How Can I Do This With Buttercream? Help!

Decorating By CocoaBlondie Updated 4 Jul 2008 , 8:14pm by CocoaBlondie

CocoaBlondie Posted 3 Jul 2008 , 2:33am
post #1 of 20

I have a wedding cake to make for a Bride in the fall. She showed me a picture of how she wants it to look exactly. The only thing is she wants all buttercream. From the photo it looks like there is a marble pattern & maybe shimmer dust as well. Anyone have any pointers?
LL

19 replies
waterlily Posted 3 Jul 2008 , 3:13am
post #2 of 20

Im thinking you would have to use air brush somehow. I personally would go to Lowes or home depot and look for a book on wall texturing with paint and see if you could apply it to the cake. Just a thought! detective.gif

PJ37 Posted 3 Jul 2008 , 4:14am
post #3 of 20

Could you use rolled buttercream? (RBC)

cakesbyallison Posted 3 Jul 2008 , 4:59am
post #4 of 20

It's definately airbrushed on fondant. You can airbrush on buttercream, and paint on (fine tip) marbled lines. Be sure you tell the bride, it's not going to look exactly like the cake she showed you - so often brides bring you a picture of a beautiful fondant cake, they want the same cake, but don't want fondant! icon_confused.gif They don't understand why some designs have to be on fondant, or made with fondant - to get that desired look. You don't want her to be disappointed if it doesn't look exactly like she envisioned! Tell her buttercream is under the fondant, and she can peel if off if she doesn't like it!

Janette Posted 3 Jul 2008 , 5:17am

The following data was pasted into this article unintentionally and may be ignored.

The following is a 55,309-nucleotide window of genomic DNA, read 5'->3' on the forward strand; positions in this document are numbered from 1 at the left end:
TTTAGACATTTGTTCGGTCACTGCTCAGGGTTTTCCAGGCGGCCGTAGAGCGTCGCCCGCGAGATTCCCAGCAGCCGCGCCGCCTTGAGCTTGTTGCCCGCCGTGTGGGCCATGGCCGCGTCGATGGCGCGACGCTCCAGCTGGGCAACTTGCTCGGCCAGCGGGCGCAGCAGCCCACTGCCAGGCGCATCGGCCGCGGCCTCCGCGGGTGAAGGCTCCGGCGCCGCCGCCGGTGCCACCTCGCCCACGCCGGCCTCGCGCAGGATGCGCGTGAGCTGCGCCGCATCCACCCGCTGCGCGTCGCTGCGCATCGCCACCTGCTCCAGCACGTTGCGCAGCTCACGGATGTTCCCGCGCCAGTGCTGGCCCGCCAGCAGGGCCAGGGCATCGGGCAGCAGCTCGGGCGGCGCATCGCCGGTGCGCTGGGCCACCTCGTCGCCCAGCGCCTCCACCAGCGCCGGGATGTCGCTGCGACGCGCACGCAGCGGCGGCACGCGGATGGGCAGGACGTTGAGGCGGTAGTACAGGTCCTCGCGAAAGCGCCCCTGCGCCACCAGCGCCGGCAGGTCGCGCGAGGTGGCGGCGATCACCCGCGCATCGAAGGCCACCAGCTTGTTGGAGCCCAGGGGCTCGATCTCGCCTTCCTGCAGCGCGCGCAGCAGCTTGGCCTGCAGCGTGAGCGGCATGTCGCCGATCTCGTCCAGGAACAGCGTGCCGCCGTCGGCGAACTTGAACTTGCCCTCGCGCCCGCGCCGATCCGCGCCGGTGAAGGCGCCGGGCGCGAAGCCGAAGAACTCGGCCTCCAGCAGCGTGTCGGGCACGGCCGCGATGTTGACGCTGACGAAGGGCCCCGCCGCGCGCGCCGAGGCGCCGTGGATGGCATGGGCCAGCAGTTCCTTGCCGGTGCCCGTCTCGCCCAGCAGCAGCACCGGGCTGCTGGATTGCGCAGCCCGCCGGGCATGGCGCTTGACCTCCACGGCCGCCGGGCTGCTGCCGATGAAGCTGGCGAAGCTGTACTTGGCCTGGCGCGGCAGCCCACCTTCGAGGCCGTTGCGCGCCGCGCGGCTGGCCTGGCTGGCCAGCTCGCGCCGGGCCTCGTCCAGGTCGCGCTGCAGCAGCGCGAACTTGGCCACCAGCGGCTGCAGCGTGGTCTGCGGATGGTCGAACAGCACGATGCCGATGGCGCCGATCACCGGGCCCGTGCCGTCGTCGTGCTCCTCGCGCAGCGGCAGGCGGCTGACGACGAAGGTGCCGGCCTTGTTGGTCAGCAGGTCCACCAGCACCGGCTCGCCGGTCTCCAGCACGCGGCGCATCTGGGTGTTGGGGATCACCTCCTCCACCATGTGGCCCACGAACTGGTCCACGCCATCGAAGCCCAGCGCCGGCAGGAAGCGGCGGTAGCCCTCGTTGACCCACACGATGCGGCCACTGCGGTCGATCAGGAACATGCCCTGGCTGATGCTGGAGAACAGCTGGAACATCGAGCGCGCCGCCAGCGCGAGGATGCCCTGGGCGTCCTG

post #5 of 20

I think you could air brush it.

I too tell the Brides that I can work with the picture but because the picture is Fondant it will not look exactly like the pic.

BrandisBaked Posted 3 Jul 2008 , 5:58am
post #6 of 20

Airbrushing.

Just make sure you keep the airbrush far away from the cake when you are spraying, so you get muted colors that blend into each other. Put it too close and you'll have a camouflage patterned cake! icon_smile.gif

Janette Posted 3 Jul 2008 , 6:04am
post #7 of 20

Brandi,

I've read where you can use shimmer dust in your air brush. Have you by any chance tried this?

miny Posted 3 Jul 2008 , 6:22am
post #8 of 20

After blending all the colors with the airbrush you can put a coat of pearl shimmer airbrush color just to get the shinny part on the BC, it won't look exactly the same but close.

CakeDiva73 Posted 3 Jul 2008 , 6:47am
post #9 of 20

That like ordering a cheeseburger and then advising the waiter you're a vegetarian and you want the cheeseburger to taste EXACTLY the same, except with no meat???????? wth?

This is my big complaint - all the customers love the designs and styles in fondant but they either don't like it or don't want to pay for it....but they want it to look exactly like the fondant cake??? pfft!!

Ok, sorry for my rant. I believe a gentle hand with an airbrush, shimmer/gold or luster dust and fondant accents (the leaves) will give you that 'effect'.

CocoaBlondie Posted 3 Jul 2008 , 1:26pm
post #10 of 20

Sounds like airbrushing is the way to go! Someone said something about rolled Buttercream? Does anyone have a good recipe or info. Also where might I be able to find a good airbrush @ a resonable price? I'll be sure to tell her I can't dup. this cake exactly. Thanks

PJ37 Posted 3 Jul 2008 , 2:54pm
post #11 of 20

Rolled buttercream recipe
http://forum.cakecentral.com/cake_recipe-1603-0-Rolled-Buttercream-Icing-Recipe.html

...and you could just marble this. You could look at my recent Easter cookies and see how it marbles. (I've never used this on cakes, just cookies, but you would handle just like fondant, I would think).

CocoaBlondie Posted 3 Jul 2008 , 4:31pm